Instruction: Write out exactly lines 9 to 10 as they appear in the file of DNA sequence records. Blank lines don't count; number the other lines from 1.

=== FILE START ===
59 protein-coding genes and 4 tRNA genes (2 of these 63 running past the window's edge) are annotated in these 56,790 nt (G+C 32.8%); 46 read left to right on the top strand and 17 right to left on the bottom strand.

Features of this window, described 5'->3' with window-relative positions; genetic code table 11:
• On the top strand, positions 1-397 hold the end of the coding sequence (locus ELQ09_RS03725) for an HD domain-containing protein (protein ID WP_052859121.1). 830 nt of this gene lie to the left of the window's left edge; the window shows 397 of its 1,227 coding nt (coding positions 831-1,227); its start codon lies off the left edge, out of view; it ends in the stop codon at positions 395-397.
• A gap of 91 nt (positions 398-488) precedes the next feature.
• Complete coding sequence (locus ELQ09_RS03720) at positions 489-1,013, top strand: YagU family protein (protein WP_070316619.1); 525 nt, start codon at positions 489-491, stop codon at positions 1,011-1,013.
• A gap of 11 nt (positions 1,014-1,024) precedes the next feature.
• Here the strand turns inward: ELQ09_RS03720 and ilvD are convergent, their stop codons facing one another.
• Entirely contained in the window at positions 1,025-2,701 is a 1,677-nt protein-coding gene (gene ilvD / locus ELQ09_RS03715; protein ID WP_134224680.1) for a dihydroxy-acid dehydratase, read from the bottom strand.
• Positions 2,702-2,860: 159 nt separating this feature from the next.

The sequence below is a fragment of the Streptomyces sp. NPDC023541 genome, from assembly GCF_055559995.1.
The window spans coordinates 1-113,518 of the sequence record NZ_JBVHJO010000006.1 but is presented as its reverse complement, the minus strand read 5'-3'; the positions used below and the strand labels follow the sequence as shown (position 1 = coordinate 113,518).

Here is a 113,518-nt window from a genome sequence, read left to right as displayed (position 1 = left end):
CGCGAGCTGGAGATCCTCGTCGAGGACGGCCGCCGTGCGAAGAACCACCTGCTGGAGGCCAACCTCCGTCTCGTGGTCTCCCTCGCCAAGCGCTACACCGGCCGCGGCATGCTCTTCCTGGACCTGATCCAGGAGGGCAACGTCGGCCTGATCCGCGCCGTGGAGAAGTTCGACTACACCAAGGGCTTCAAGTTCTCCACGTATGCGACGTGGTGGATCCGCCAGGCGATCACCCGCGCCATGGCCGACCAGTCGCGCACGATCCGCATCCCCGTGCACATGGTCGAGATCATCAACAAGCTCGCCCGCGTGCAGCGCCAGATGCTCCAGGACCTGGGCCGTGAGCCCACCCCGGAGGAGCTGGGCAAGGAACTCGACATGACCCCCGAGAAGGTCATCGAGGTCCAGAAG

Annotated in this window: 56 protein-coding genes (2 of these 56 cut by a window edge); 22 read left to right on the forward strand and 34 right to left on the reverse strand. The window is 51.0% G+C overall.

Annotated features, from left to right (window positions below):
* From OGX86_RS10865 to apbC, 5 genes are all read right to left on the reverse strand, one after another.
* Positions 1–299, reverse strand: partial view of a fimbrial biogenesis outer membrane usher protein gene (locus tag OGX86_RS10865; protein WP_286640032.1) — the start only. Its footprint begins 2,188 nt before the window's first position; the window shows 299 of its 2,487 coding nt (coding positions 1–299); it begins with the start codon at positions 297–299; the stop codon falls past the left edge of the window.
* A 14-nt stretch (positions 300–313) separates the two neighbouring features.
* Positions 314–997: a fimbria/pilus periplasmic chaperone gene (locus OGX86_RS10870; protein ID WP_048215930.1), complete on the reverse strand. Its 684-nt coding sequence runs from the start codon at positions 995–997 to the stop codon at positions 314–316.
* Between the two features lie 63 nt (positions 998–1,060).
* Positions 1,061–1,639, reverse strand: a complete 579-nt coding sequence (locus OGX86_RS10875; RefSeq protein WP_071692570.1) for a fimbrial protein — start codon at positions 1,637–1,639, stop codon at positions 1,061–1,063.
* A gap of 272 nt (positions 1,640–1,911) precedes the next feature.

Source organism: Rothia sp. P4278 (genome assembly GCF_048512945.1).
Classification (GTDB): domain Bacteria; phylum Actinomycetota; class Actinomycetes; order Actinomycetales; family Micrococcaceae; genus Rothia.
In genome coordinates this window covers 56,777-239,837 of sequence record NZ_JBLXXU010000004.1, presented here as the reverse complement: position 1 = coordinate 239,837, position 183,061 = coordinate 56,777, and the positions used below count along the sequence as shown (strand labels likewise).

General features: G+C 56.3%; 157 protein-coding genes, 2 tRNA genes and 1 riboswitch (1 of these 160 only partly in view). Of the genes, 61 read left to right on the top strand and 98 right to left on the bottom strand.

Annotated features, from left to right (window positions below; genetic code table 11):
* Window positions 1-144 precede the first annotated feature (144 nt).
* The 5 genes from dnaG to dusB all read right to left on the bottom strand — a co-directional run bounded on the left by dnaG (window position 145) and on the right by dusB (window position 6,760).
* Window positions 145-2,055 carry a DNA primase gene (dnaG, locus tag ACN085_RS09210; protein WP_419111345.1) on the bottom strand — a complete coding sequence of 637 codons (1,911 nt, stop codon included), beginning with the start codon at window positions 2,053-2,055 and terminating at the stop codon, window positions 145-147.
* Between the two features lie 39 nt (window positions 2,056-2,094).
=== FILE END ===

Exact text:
• Positions 2,702-2,860: 159 nt separating this feature from the next.

The sequence below is a fragment of the Streptomyces sp. NPDC023541 genome, from assembly GCF_055559995.1.